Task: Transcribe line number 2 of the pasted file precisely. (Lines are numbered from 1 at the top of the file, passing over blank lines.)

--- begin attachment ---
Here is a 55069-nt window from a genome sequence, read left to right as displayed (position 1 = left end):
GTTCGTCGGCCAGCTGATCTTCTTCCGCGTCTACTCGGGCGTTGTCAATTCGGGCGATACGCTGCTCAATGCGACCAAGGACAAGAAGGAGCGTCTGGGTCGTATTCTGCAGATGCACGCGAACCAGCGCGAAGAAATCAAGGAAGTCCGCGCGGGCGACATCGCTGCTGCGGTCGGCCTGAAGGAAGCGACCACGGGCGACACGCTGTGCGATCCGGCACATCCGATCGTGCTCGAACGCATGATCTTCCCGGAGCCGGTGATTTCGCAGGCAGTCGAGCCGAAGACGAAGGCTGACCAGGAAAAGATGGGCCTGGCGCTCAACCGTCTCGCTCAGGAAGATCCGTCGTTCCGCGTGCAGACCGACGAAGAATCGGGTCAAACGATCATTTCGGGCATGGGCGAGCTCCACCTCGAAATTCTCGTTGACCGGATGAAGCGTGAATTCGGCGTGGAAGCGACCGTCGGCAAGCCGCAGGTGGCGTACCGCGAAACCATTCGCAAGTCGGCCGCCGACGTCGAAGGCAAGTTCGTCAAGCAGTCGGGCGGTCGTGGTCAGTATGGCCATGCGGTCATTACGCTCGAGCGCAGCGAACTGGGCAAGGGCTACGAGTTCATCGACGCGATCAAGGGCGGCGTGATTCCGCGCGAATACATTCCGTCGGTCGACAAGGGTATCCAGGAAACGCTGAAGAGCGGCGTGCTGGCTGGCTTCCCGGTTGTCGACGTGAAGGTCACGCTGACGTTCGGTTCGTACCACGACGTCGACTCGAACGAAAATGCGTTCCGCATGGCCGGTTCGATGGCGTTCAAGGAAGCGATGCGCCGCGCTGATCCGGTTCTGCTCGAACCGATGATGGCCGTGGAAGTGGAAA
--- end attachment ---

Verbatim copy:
GTTCGTCGGCCAGCTGATCTTCTTCCGCGTCTACTCGGGCGTTGTCAATTCGGGCGATACGCTGCTCAATGCGACCAAGGACAAGAAGGAGCGTCTGGGTCGTATTCTGCAGATGCACGCGAACCAGCGCGAAGAAATCAAGGAAGTCCGCGCGGGCGACATCGCTGCTGCGGTCGGCCTGAAGGAAGCGACCACGGGCGACACGCTGTGCGATCCGGCACATCCGATCGTGCTCGAACGCATGATCTTCCCGGAGCCGGTGATTTCGCAGGCAGTCGAGCCGAAGACGAAGGCTGACCAGGAAAAGATGGGCCTGGCGCTCAACCGTCTCGCTCAGGAAGATCCGTCGTTCCGCGTGCAGACCGACGAAGAATCGGGTCAAACGATCATTTCGGGCATGGGCGAGCTCCACCTCGAAATTCTCGTTGACCGGATGAAGCGTGAATTCGGCGTGGAAGCGACCGTCGGCAAGCCGCAGGTGGCGTACCGCGAAACCATTCGCAAGTCGGCCGCCGACGTCGAAGGCAAGTTCGTCAAGCAGTCGGGCGGTCGTGGTCAGTATGGCCATGCGGTCATTACGCTCGAGCGCAGCGAACTGGGCAAGGGCTACGAGTTCATCGACGCGATCAAGGGCGGCGTGATTCCGCGCGAATACATTCCGTCGGTCGACAAGGGTATCCAGGAAACGCTGAAGAGCGGCGTGCTGGCTGGCTTCCCGGTTGTCGACGTGAAGGTCACGCTGACGTTCGGTTCGTACCACGACGTCGACTCGAACGAAAATGCGTTCCGCATGGCCGGTTCGATGGCGTTCAAGGAAGCGATGCGCCGCGCTGATCCGGTTCTGCTCGAACCGATGATGGCCGTGGAAGTGGAAA